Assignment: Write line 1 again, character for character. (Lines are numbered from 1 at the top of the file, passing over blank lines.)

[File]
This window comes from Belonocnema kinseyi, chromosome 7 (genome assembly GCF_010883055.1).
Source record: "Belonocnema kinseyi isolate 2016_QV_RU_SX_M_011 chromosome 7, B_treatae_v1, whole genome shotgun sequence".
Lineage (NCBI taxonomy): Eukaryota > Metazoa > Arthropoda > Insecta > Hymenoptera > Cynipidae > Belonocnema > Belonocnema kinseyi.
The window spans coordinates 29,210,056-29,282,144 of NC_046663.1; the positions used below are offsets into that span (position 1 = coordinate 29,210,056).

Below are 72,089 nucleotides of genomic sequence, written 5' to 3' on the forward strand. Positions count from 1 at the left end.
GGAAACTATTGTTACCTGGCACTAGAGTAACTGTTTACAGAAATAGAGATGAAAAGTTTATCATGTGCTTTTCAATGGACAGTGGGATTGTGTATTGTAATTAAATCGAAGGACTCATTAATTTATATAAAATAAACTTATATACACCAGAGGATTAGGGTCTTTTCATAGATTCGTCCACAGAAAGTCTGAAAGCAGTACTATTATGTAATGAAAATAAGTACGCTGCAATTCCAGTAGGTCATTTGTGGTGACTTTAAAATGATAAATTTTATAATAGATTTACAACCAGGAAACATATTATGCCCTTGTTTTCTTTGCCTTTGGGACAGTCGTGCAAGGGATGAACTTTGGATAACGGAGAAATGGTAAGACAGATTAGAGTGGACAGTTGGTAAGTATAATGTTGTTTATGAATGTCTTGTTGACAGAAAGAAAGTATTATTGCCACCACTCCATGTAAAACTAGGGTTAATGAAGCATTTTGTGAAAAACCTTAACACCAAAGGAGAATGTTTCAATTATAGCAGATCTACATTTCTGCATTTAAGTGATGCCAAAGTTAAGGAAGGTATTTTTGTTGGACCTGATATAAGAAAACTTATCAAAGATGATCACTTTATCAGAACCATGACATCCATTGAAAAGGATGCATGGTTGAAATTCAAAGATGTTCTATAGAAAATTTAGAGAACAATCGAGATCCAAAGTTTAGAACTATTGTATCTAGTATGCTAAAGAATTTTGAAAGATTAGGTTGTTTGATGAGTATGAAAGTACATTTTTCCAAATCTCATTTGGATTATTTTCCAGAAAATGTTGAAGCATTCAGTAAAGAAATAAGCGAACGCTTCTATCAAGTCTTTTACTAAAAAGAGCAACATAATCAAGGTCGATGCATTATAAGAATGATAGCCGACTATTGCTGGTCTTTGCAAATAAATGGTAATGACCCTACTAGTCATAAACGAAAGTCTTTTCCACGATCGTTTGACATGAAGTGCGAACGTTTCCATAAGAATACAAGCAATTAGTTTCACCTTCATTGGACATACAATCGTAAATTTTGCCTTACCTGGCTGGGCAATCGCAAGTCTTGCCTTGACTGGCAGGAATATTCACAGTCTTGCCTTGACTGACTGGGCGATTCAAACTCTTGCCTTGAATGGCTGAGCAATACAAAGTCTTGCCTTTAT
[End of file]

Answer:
This window comes from Belonocnema kinseyi, chromosome 7 (genome assembly GCF_010883055.1).